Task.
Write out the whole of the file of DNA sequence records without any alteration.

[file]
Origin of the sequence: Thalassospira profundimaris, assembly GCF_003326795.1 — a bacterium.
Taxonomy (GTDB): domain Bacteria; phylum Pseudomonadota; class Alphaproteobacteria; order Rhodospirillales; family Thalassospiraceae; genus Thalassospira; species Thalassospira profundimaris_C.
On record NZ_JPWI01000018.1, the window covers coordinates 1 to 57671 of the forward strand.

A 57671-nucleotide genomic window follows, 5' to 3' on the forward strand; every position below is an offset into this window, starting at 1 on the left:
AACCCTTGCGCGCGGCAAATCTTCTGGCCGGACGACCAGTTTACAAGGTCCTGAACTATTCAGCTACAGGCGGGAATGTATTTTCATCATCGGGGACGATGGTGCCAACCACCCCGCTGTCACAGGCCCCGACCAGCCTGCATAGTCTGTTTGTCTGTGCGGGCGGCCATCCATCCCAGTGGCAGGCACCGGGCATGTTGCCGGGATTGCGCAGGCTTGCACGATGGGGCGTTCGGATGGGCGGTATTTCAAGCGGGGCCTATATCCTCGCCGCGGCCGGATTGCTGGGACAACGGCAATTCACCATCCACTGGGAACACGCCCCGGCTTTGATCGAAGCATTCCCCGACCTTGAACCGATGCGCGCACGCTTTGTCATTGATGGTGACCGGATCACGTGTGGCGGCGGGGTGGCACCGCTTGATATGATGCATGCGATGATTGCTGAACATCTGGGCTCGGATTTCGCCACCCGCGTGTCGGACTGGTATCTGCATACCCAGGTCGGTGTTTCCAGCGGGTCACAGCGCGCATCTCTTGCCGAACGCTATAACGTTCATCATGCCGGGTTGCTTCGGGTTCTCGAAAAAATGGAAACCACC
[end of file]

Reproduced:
Origin of the sequence: Thalassospira profundimaris, assembly GCF_003326795.1 — a bacterium.
Taxonomy (GTDB): domain Bacteria; phylum Pseudomonadota; class Alphaproteobacteria; order Rhodospirillales; family Thalassospiraceae; genus Thalassospira; species Thalassospira profundimaris_C.
On record NZ_JPWI01000018.1, the window covers coordinates 1 to 57671 of the forward strand.

A 57671-nucleotide genomic window follows, 5' to 3' on the forward strand; every position below is an offset into this window, starting at 1 on the left:
AACCCTTGCGCGCGGCAAATCTTCTGGCCGGACGACCAGTTTACAAGGTCCTGAACTATTCAGCTACAGGCGGGAATGTATTTTCATCATCGGGGACGATGGTGCCAACCACCCCGCTGTCACAGGCCCCGACCAGCCTGCATAGTCTGTTTGTCTGTGCGGGCGGCCATCCATCCCAGTGGCAGGCACCGGGCATGTTGCCGGGATTGCGCAGGCTTGCACGATGGGGCGTTCGGATGGGCGGTATTTCAAGCGGGGCCTATATCCTCGCCGCGGCCGGATTGCTGGGACAACGGCAATTCACCATCCACTGGGAACACGCCCCGGCTTTGATCGAAGCATTCCCCGACCTTGAACCGATGCGCGCACGCTTTGTCATTGATGGTGACCGGATCACGTGTGGCGGCGGGGTGGCACCGCTTGATATGATGCATGCGATGATTGCTGAACATCTGGGCTCGGATTTCGCCACCCGCGTGTCGGACTGGTATCTGCATACCCAGGTCGGTGTTTCCAGCGGGTCACAGCGCGCATCTCTTGCCGAACGCTATAACGTTCATCATGCCGGGTTGCTTCGGGTTCTCGAAAAAATGGAAACCACC